Child Custody After an Abusive Relationship

Posted by Jonathan Jerkins | Oct 06, 2017 | 0 Comments

Domestic abuse involving a child's parents can be harmful to children, even if they are not the ones being abused. Children can suffer emotionally when they see or hear their parent get abused by the other parent, a stepparent, or a boyfriend or girlfriend.

According to one study, an estimated 3.2 million children in America witness domestic violence each year. These children have a higher risk of anxiety and depression, are more likely to have social competence problems, and show a higher risk of using violence themselves. Children who see violence in the home and children who are abused show many similar cognitive, behavioral, and emotional effects.

The child's other parent, family members, or social workers may act to take the children away from the abusive home. This may require having the child go to live with a grandparent or other family members. However, once the abusive relationship has ended, it can be difficult for the abused parent to have their children return home.

It may take time for a parent to permanently get out of an abusive relationship and back to a place where they can provide a safe and supportive environment for their child. Once the parent is ready to take back custody, they may face an uphill battle from the state and even their own family.

Family members may be reluctant to return custody to the parent who suffered past abuse. They may be concerned that the abuse has not truly ended, or the parent has a pattern of getting involved in abusive relationships. After a long time living away from their parent, the children may not want to return to what they remember as an abusive household.

How Past Abuse Affects Child Custody Cases

Child custody disputes in North Carolina are based on the court's determination of what is in the best interests of the child. This can include sole custody or joint custody. In sole custody, one person has primary physical custody of the child and sole decision-making authority. With joint custody, decision-making and physical custody are generally shared between the parents.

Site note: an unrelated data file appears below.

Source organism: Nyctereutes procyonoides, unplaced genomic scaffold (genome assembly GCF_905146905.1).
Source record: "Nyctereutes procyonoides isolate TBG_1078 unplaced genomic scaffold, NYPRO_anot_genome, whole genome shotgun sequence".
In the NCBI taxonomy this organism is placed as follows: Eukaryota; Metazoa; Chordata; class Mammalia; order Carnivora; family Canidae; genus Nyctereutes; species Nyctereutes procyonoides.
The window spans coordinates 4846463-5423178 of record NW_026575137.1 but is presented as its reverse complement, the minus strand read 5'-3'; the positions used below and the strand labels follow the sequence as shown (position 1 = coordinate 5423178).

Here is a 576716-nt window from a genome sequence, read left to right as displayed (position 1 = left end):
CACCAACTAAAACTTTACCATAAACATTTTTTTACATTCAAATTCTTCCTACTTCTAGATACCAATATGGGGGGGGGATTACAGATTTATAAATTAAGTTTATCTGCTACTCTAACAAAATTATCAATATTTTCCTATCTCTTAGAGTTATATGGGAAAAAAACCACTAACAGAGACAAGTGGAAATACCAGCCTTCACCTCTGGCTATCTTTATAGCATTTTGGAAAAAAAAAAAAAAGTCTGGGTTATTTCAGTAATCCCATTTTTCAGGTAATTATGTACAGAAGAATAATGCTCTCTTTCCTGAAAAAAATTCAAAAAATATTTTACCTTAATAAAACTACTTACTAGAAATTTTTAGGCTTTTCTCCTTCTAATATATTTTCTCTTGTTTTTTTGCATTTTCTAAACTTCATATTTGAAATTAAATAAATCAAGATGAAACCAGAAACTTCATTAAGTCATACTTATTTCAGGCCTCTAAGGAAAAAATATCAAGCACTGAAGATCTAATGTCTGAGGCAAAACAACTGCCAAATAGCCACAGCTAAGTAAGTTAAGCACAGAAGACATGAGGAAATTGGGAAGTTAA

Under North Carolina law, in making the determination for an order for custody of a minor child, “the court shall consider all relevant factors including acts of domestic violence between the parties, the safety of the child, and the safety of either party from domestic violence by the other party.” North Carolina General Statutes § 50-13.2(a).

Children need protection from abuse in the home, including using a court order to take custody away from an abusive household. However, custody determinations are never permanent and can always be changed based on the child's best interests. Talking to an experienced family law attorney can help parents navigate the legal system to get back custody of their kids.

Jerkins Family Law

If you have questions about getting back custody of your child, please do not hesitate to call Jerkins Family Law for assistance. JFL is committed to providing the passionate representation you need. We are knowledgeable about which evidence can be used to best show the relationship between you and your child, and to establish why it is in your child's best interest to continue to have a relationship with you. Visit our dedicated child custody page and contact us today so we can guide you to a better solution.

About the Author

Jonathan Jerkins

Jonathan "Jay" Jerkins, a native of Raleigh, North Carolina, intentionally focuses his practice on all aspects of North Carolina family law litigation and negotiations. Jay was admitted to the practice of law in North Carolina in 2014.


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